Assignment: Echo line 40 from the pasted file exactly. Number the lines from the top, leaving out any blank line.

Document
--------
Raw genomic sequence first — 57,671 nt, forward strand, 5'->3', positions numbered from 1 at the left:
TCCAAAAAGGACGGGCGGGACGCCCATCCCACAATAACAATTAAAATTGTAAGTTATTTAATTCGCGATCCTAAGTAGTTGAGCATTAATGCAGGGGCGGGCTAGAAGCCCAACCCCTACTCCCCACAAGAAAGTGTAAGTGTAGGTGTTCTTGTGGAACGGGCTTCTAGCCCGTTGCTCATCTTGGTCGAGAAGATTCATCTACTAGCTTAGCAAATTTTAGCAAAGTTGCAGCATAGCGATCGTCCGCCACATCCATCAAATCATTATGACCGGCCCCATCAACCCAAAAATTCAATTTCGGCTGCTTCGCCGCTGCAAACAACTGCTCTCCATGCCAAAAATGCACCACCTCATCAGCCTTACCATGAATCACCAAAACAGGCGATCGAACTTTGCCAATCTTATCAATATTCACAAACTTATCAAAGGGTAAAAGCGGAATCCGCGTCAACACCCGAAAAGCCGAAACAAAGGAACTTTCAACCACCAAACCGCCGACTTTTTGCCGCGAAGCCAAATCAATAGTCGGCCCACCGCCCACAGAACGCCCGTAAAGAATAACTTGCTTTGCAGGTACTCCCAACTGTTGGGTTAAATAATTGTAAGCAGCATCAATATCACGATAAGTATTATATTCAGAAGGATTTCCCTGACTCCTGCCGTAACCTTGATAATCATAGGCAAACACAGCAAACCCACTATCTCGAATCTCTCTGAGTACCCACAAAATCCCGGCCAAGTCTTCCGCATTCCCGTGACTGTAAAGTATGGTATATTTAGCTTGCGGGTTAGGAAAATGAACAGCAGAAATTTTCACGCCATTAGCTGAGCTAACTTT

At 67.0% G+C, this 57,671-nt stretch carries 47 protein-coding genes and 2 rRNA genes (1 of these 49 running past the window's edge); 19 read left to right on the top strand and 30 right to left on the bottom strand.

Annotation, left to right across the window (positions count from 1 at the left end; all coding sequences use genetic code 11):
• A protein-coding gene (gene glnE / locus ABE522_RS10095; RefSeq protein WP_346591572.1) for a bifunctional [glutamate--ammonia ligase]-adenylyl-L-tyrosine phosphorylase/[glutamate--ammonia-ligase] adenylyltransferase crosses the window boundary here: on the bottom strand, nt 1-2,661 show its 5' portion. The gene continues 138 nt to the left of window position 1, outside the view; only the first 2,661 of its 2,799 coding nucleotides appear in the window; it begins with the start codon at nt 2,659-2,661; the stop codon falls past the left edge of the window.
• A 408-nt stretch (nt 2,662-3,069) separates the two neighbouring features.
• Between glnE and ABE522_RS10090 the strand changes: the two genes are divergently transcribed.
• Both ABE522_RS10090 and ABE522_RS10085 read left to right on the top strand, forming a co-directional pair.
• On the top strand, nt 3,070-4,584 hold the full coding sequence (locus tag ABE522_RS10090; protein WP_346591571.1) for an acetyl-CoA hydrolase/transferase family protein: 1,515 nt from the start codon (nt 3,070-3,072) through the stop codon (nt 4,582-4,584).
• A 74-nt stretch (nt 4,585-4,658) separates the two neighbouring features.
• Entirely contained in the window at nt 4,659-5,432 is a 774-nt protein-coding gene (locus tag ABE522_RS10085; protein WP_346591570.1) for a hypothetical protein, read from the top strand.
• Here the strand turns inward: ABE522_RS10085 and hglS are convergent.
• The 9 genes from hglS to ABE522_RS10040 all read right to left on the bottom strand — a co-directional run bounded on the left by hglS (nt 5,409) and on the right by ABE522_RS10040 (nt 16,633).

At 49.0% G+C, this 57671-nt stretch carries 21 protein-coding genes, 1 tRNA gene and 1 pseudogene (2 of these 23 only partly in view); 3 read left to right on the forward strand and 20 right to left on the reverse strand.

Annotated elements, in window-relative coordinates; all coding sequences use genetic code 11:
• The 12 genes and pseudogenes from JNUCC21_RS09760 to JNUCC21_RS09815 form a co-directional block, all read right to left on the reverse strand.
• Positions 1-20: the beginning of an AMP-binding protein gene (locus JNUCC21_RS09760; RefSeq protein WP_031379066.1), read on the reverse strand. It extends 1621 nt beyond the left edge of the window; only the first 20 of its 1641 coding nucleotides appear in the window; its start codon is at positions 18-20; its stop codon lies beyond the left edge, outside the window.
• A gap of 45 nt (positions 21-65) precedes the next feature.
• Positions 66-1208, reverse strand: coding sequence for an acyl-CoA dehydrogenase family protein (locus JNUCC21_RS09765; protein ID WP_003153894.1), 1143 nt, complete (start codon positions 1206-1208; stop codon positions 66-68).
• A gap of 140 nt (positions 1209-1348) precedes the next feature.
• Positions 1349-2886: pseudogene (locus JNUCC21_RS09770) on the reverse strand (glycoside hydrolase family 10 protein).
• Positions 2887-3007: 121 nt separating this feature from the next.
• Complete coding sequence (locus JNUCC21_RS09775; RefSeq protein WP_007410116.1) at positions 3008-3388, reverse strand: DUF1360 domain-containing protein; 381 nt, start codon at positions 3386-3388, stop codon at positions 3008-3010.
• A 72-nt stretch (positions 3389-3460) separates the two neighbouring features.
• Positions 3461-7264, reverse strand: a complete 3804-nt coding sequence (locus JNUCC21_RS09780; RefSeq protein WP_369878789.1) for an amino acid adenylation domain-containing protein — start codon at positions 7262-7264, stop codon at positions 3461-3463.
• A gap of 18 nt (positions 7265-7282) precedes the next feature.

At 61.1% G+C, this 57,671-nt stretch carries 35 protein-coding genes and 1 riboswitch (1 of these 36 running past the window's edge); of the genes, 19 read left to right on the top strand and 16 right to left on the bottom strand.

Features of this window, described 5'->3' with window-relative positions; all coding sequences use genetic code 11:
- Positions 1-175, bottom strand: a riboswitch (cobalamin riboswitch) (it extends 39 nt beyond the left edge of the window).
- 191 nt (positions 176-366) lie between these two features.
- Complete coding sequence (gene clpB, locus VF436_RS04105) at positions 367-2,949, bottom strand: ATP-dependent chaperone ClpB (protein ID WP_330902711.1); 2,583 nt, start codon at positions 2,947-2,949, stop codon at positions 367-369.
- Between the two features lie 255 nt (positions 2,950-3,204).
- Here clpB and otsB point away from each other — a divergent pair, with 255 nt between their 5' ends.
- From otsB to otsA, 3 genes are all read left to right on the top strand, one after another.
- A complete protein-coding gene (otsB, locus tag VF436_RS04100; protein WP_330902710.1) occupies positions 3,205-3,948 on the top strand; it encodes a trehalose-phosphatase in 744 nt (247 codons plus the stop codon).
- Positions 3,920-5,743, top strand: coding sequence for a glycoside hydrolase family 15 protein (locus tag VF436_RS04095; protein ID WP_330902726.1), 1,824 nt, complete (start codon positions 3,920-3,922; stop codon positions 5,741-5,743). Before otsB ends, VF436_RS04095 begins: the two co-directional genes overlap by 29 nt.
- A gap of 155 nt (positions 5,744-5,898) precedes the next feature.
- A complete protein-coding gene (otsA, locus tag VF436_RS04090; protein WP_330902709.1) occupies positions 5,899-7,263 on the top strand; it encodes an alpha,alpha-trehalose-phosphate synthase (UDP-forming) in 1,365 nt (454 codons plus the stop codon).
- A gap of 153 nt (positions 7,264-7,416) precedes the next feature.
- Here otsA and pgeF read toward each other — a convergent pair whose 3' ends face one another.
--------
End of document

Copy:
- Here otsA and pgeF read toward each other — a convergent pair whose 3' ends face one another.